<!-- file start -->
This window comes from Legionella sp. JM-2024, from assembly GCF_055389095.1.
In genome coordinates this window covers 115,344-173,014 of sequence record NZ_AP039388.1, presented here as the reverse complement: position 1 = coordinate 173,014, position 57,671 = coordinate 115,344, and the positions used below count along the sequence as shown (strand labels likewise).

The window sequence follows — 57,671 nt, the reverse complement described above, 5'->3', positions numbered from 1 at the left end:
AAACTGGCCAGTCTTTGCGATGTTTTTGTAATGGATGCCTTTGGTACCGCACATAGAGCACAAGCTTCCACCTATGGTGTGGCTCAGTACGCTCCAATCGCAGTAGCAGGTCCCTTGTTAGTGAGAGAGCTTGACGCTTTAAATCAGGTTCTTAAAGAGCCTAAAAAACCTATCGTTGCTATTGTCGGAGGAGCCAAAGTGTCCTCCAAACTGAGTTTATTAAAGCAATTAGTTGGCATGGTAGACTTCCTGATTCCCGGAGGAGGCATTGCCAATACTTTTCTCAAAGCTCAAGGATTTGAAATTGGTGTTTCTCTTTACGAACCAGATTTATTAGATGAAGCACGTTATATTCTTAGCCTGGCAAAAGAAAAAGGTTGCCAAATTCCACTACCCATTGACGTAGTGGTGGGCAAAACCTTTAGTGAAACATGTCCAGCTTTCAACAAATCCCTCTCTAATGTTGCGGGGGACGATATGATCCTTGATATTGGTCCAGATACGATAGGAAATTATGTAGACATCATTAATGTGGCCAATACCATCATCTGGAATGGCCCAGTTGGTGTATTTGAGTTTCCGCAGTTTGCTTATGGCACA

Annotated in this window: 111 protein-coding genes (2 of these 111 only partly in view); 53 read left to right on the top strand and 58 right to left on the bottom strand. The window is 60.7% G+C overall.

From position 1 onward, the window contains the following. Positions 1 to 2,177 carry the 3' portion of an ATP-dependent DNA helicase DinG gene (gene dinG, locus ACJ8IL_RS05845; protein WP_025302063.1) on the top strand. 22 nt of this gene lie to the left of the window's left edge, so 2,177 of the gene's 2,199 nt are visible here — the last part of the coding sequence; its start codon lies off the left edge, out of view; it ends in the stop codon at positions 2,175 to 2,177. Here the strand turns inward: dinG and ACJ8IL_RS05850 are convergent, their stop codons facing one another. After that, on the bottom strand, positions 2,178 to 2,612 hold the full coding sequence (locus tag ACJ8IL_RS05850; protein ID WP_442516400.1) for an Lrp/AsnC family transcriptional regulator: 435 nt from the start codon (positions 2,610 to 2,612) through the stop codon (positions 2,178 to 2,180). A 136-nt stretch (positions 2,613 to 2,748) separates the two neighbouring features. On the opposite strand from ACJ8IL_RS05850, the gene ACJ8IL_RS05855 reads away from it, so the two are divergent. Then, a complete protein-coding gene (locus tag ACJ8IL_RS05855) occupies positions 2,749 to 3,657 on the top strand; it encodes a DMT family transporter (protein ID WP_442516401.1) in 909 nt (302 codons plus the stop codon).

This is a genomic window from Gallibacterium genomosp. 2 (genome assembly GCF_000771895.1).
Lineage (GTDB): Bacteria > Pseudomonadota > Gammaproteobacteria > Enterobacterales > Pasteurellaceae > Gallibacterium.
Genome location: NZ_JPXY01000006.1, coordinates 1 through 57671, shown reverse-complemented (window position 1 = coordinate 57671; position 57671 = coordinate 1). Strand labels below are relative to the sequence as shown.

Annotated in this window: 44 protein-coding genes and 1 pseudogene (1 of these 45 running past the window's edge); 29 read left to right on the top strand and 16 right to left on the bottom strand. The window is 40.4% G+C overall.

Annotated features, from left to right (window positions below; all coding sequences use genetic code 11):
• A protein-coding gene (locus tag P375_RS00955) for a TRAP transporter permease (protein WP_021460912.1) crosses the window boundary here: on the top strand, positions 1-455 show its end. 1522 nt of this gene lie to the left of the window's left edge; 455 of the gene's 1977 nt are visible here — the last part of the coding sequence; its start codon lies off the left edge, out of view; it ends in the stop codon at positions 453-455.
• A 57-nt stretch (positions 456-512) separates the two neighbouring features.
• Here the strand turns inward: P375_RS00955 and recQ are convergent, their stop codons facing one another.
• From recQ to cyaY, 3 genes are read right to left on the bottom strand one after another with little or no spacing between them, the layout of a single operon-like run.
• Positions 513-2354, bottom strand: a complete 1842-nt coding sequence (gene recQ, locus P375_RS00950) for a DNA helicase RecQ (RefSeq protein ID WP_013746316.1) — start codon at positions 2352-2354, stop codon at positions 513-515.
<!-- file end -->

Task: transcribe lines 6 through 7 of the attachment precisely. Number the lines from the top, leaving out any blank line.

From position 1 onward, the window contains the following. Positions 1 to 2,177 carry the 3' portion of an ATP-dependent DNA helicase DinG gene (gene dinG, locus ACJ8IL_RS05845; protein WP_025302063.1) on the top strand. 22 nt of this gene lie to the left of the window's left edge, so 2,177 of the gene's 2,199 nt are visible here — the last part of the coding sequence; its start codon lies off the left edge, out of view; it ends in the stop codon at positions 2,175 to 2,177. Here the strand turns inward: dinG and ACJ8IL_RS05850 are convergent, their stop codons facing one another. After that, on the bottom strand, positions 2,178 to 2,612 hold the full coding sequence (locus tag ACJ8IL_RS05850; protein ID WP_442516400.1) for an Lrp/AsnC family transcriptional regulator: 435 nt from the start codon (positions 2,610 to 2,612) through the stop codon (positions 2,178 to 2,180). A 136-nt stretch (positions 2,613 to 2,748) separates the two neighbouring features. On the opposite strand from ACJ8IL_RS05850, the gene ACJ8IL_RS05855 reads away from it, so the two are divergent. Then, a complete protein-coding gene (locus tag ACJ8IL_RS05855) occupies positions 2,749 to 3,657 on the top strand; it encodes a DMT family transporter (protein ID WP_442516401.1) in 909 nt (302 codons plus the stop codon).

This is a genomic window from Gallibacterium genomosp. 2 (genome assembly GCF_000771895.1).